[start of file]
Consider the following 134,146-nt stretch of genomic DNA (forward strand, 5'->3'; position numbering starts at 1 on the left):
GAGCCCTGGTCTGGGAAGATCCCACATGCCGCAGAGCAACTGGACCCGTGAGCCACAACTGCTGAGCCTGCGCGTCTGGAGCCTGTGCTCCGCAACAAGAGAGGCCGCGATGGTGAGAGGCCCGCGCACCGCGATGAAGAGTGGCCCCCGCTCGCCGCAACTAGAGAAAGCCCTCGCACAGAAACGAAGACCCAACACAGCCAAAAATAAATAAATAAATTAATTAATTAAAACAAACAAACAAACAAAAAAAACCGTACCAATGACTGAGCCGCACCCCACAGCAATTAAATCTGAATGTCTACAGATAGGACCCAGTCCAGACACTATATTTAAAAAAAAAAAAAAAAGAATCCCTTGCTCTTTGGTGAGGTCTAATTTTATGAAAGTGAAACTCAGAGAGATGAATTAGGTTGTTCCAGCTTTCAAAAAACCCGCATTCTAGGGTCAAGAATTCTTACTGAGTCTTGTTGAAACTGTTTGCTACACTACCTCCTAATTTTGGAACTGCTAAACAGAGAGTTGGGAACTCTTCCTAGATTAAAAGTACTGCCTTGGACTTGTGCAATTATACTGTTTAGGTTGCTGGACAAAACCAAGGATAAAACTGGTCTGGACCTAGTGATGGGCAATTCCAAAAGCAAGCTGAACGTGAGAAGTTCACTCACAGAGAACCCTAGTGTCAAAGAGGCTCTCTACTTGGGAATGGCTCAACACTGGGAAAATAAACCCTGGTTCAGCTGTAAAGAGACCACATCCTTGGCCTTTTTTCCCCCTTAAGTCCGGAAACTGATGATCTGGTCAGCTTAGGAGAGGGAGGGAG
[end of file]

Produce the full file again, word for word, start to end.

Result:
Consider the following 134,146-nt stretch of genomic DNA (forward strand, 5'->3'; position numbering starts at 1 on the left):
GAGCCCTGGTCTGGGAAGATCCCACATGCCGCAGAGCAACTGGACCCGTGAGCCACAACTGCTGAGCCTGCGCGTCTGGAGCCTGTGCTCCGCAACAAGAGAGGCCGCGATGGTGAGAGGCCCGCGCACCGCGATGAAGAGTGGCCCCCGCTCGCCGCAACTAGAGAAAGCCCTCGCACAGAAACGAAGACCCAACACAGCCAAAAATAAATAAATAAATTAATTAATTAAAACAAACAAACAAACAAAAAAAACCGTACCAATGACTGAGCCGCACCCCACAGCAATTAAATCTGAATGTCTACAGATAGGACCCAGTCCAGACACTATATTTAAAAAAAAAAAAAAAAGAATCCCTTGCTCTTTGGTGAGGTCTAATTTTATGAAAGTGAAACTCAGAGAGATGAATTAGGTTGTTCCAGCTTTCAAAAAACCCGCATTCTAGGGTCAAGAATTCTTACTGAGTCTTGTTGAAACTGTTTGCTACACTACCTCCTAATTTTGGAACTGCTAAACAGAGAGTTGGGAACTCTTCCTAGATTAAAAGTACTGCCTTGGACTTGTGCAATTATACTGTTTAGGTTGCTGGACAAAACCAAGGATAAAACTGGTCTGGACCTAGTGATGGGCAATTCCAAAAGCAAGCTGAACGTGAGAAGTTCACTCACAGAGAACCCTAGTGTCAAAGAGGCTCTCTACTTGGGAATGGCTCAACACTGGGAAAATAAACCCTGGTTCAGCTGTAAAGAGACCACATCCTTGGCCTTTTTTCCCCCTTAAGTCCGGAAACTGATGATCTGGTCAGCTTAGGAGAGGGAGGGAG